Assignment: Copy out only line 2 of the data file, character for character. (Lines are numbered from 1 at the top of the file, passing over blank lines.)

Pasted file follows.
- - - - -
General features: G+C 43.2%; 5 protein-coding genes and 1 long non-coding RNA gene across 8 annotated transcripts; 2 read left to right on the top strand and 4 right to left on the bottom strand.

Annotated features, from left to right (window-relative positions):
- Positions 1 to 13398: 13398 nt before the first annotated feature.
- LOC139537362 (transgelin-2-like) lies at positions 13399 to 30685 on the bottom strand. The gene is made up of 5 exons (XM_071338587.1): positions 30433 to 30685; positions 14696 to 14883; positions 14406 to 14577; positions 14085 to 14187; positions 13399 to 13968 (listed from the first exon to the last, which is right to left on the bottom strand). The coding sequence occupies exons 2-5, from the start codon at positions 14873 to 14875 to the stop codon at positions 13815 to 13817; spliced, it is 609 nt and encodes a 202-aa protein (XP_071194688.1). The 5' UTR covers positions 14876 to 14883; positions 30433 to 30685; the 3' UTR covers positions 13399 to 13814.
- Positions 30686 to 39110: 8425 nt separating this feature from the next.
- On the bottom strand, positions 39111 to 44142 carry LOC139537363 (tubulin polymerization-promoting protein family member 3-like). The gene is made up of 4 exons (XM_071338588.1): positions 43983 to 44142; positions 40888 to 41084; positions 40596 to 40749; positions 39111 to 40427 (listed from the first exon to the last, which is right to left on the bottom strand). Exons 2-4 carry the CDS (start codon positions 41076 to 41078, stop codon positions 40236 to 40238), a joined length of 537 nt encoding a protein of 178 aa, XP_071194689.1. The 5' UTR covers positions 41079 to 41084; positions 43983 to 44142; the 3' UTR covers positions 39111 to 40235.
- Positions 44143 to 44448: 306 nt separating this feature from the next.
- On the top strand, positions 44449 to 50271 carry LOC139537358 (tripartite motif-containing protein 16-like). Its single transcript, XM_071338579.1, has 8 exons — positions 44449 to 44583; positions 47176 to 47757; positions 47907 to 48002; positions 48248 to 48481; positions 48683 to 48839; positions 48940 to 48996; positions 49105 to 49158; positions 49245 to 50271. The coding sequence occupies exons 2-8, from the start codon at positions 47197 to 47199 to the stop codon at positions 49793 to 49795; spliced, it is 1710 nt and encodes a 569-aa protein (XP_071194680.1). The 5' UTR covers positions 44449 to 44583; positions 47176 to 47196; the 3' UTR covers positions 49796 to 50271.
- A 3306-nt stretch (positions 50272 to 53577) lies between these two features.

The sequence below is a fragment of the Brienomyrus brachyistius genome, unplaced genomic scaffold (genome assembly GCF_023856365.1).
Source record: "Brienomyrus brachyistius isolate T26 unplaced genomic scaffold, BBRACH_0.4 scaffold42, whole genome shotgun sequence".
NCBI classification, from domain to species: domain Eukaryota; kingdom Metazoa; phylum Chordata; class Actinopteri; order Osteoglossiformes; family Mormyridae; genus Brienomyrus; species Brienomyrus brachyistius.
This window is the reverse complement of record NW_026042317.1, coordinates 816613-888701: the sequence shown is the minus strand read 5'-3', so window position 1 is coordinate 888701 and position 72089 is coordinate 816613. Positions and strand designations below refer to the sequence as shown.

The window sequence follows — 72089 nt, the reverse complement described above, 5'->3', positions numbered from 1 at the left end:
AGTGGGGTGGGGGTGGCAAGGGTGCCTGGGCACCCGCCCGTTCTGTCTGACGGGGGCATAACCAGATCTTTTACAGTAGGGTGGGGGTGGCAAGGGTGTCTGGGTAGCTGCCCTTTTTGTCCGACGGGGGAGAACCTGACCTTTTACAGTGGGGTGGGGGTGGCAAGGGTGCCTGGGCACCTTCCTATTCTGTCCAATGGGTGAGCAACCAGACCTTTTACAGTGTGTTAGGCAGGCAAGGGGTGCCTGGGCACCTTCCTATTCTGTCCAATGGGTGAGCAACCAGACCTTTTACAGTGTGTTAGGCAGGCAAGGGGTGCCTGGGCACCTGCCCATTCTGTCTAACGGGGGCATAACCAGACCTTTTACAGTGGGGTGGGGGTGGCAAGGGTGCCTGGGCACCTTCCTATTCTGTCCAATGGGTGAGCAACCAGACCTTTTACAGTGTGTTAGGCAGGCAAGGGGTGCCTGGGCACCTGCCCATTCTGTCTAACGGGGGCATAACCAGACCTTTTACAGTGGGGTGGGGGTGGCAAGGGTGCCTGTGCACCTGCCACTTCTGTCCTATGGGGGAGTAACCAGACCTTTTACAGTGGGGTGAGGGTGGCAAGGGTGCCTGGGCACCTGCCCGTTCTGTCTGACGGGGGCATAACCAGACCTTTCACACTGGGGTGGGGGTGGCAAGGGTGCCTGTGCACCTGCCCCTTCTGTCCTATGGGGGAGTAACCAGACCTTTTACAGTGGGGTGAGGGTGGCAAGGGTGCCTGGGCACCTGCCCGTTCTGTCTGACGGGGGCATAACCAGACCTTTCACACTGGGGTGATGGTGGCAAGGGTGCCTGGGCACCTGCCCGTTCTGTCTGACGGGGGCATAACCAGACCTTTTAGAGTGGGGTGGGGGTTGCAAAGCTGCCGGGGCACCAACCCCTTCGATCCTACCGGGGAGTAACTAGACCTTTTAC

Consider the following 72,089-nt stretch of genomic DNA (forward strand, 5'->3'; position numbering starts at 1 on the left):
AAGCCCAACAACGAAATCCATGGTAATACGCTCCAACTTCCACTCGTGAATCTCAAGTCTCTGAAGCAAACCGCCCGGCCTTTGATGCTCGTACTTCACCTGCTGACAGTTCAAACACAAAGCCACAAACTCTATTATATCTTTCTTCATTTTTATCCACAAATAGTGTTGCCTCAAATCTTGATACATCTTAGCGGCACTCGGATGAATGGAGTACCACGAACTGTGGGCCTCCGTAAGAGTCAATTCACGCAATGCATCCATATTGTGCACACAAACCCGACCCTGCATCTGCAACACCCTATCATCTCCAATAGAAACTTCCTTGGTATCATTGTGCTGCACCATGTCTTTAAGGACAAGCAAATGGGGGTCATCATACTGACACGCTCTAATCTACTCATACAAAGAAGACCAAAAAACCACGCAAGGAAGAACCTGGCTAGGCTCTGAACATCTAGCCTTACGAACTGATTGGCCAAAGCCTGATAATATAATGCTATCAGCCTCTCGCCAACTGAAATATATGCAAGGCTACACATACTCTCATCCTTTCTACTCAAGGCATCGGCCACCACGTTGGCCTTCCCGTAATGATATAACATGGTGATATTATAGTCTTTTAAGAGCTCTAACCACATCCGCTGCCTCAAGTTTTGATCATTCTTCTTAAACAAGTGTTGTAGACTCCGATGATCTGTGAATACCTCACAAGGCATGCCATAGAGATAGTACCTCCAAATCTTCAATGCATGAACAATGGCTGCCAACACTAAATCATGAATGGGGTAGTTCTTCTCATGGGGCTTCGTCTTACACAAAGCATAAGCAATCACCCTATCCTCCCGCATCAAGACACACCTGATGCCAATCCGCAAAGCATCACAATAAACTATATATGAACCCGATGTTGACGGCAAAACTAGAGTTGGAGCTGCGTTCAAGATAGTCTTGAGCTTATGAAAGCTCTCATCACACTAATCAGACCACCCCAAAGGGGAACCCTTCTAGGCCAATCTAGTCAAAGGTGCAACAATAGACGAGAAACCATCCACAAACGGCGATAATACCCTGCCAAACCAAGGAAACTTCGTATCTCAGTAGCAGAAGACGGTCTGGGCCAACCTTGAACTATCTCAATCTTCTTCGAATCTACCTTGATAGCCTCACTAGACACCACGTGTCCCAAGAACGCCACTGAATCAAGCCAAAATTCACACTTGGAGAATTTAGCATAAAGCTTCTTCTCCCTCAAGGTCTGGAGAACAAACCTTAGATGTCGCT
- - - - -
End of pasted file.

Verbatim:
Annotated features, from left to right (window-relative positions):